While Rothbard’s work largely fell on deaf ears within academia, then, it exerted considerable influence outside of it, in the public at large. Indeed, through his work Rothbard became the founder of the modern libertarian movement, attracting a sizable popular following far exceeding that of any mainstream academic in numbers. As for the further development of a natural-law and -rights based theory of justice, however, this very success turned out to be a rather mixed blessing. On the one hand, the movement inspired by Rothbard likely helped dampen and slow down the popularity and growth of statism, but it manifestly failed in halting or even reversing the long-run historical trend toward ever increasing state-power. On the other hand (and that may well be one of the reasons for this failure), the larger the movement grew in numbers, the greater also the confusion and the number of intellectual errors spread and committed by its followers. The pure theory of justice as presented by Rothbard was increasingly watered down, misunderstood, misinterpreted or downright falsified, whether for short-run tactical gains, out of ignorance or plain cowardice. As well, all too often sight was lost of the fundamentally important distinction between the core, the foundational principles of a theory on the one hand and its application to various peripheral—often far-fetched or merely fictional—practical problems on the other; and far too much effort and time, then, has been spent on debating peripheral issues the solution of which may well be arguable, but which is of minor importance in the larger scheme of things and helps distract public attention and concentration away from those questions and issues that truly matter and count.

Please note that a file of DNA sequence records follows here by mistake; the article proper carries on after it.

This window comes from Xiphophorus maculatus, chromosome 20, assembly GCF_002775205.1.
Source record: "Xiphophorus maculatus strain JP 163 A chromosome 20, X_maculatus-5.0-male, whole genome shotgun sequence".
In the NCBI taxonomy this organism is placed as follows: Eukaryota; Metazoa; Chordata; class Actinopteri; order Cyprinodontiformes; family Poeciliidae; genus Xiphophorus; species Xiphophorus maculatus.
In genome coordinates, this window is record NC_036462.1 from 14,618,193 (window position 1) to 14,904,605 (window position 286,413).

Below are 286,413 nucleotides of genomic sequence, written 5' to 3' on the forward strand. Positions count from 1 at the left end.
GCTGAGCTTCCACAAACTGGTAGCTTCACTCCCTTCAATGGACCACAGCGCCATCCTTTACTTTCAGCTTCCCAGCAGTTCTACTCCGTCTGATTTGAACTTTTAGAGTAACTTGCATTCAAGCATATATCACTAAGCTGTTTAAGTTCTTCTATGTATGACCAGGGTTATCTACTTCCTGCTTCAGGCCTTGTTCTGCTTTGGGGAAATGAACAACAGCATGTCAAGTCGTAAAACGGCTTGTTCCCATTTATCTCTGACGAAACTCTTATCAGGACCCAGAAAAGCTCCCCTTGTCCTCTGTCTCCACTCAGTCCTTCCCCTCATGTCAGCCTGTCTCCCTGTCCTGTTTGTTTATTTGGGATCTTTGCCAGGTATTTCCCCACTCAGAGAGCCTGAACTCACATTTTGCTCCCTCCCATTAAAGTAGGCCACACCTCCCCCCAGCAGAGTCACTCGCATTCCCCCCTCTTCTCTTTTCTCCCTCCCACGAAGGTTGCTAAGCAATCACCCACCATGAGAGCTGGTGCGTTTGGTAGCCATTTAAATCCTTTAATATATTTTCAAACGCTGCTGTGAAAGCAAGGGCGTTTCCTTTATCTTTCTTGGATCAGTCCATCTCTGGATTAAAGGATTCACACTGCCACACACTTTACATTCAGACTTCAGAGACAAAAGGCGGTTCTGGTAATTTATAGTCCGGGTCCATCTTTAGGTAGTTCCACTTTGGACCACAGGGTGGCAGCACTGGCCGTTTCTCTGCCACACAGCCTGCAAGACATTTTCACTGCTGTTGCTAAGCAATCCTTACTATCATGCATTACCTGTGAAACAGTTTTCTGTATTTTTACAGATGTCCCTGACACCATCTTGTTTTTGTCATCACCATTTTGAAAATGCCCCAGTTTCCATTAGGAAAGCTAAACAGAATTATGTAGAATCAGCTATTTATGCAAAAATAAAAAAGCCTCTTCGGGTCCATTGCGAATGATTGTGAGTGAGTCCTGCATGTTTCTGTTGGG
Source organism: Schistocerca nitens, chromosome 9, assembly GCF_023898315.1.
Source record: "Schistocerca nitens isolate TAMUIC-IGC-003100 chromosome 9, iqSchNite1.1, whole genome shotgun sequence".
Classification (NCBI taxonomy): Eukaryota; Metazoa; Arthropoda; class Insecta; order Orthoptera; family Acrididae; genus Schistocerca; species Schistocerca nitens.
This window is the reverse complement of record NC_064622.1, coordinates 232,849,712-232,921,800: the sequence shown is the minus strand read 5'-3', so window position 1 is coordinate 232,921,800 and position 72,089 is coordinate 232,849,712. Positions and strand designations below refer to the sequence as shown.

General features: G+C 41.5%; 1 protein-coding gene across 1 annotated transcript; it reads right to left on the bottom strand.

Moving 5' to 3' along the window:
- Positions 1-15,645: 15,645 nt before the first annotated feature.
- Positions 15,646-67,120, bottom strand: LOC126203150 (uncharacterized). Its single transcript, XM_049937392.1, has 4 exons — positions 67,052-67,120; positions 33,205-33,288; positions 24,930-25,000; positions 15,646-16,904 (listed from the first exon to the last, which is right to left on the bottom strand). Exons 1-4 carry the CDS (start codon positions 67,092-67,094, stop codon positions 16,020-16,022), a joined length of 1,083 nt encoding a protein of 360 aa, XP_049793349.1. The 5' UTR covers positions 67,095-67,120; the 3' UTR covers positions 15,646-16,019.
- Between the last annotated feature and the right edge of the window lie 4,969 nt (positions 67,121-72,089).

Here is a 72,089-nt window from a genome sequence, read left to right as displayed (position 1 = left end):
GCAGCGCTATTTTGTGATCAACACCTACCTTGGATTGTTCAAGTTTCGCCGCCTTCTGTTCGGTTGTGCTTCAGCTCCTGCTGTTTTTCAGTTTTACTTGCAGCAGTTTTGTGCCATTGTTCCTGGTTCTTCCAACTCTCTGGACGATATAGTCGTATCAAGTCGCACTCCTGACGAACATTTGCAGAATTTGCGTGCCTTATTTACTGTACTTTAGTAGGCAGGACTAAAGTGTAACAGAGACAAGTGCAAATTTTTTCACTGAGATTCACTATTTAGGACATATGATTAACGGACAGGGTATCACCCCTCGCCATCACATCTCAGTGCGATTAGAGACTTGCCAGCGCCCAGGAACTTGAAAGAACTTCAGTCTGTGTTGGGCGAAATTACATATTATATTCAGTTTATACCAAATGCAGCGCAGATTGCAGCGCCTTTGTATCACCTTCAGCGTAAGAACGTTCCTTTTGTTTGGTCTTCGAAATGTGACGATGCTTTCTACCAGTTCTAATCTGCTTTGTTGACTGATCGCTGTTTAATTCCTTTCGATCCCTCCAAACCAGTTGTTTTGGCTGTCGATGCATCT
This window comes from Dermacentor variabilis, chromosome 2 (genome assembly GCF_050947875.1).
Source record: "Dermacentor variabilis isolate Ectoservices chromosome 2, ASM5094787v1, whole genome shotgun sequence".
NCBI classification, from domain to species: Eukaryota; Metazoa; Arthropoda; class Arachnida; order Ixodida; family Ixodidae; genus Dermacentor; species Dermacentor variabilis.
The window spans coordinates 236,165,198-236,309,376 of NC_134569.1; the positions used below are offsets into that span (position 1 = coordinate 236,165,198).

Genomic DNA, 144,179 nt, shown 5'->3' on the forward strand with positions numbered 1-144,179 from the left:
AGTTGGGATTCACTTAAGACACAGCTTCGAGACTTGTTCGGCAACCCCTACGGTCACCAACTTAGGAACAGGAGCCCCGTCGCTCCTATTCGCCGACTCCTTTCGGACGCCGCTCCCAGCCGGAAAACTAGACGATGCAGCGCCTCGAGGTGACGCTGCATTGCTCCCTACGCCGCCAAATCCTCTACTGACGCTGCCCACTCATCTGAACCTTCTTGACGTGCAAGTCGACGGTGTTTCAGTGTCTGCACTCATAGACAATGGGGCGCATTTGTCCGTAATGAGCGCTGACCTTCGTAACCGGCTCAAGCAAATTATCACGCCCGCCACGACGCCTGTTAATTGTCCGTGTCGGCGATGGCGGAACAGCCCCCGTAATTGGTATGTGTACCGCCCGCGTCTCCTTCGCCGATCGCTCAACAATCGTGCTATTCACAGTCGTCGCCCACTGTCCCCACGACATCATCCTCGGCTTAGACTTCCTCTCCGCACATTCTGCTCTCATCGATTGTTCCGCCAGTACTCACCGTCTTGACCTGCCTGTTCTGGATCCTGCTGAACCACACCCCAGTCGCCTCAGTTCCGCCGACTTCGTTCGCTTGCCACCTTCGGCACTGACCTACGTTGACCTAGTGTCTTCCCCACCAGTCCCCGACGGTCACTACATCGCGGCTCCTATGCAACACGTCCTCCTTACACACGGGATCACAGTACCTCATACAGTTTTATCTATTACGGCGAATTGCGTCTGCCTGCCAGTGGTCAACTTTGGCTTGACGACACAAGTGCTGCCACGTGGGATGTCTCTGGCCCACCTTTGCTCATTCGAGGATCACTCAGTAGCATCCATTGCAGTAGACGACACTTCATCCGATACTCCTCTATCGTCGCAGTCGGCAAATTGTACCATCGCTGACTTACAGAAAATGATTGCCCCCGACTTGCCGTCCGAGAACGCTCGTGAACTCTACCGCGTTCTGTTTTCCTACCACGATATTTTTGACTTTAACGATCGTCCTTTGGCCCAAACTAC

In this situation, then, more than 40 years after the first publication of Rothbard’s Ethics of Liberty and characterized by much practical disappointment and increasing theoretical confusion, the publication of Stephan Kinsella’s present work must be considered a most welcome sign of renewed hope and new, refreshing intellectual inspiration. Indeed, with this work, that has been in the making for more than two decades, Kinsella has produced no less than an intellectual landmark, establishing himself as the leading legal theorist and the foremost libertarian thinker of his generation. While following in Rothbard’s footsteps, Kinsella’s work does not merely rehash what has been said or written before. Rather, having absorbed as well all of the relevant literature that has appeared during the last few decades since Rothbard’s passing, Kinsella in the following offers some fresh perspectives and an innovative approach to the age-old quest for justice, and he adds several highly significant refinements and improvements and some centrally important new insights to the theories of personhood, property and contract, most famously some radical criticism and rejection of the idea of “intellectual property” and “intellectual property rights.”
Henceforth, then, all essential studies in the philosophy of law and the field of legal theory will have to take full account of the theories and criticisms expounded by Kinsella.
1. John Rawls, A Theory of Justice, revised ed. (Cambridge, Mass.: Harvard University Press, 1999), p. 122.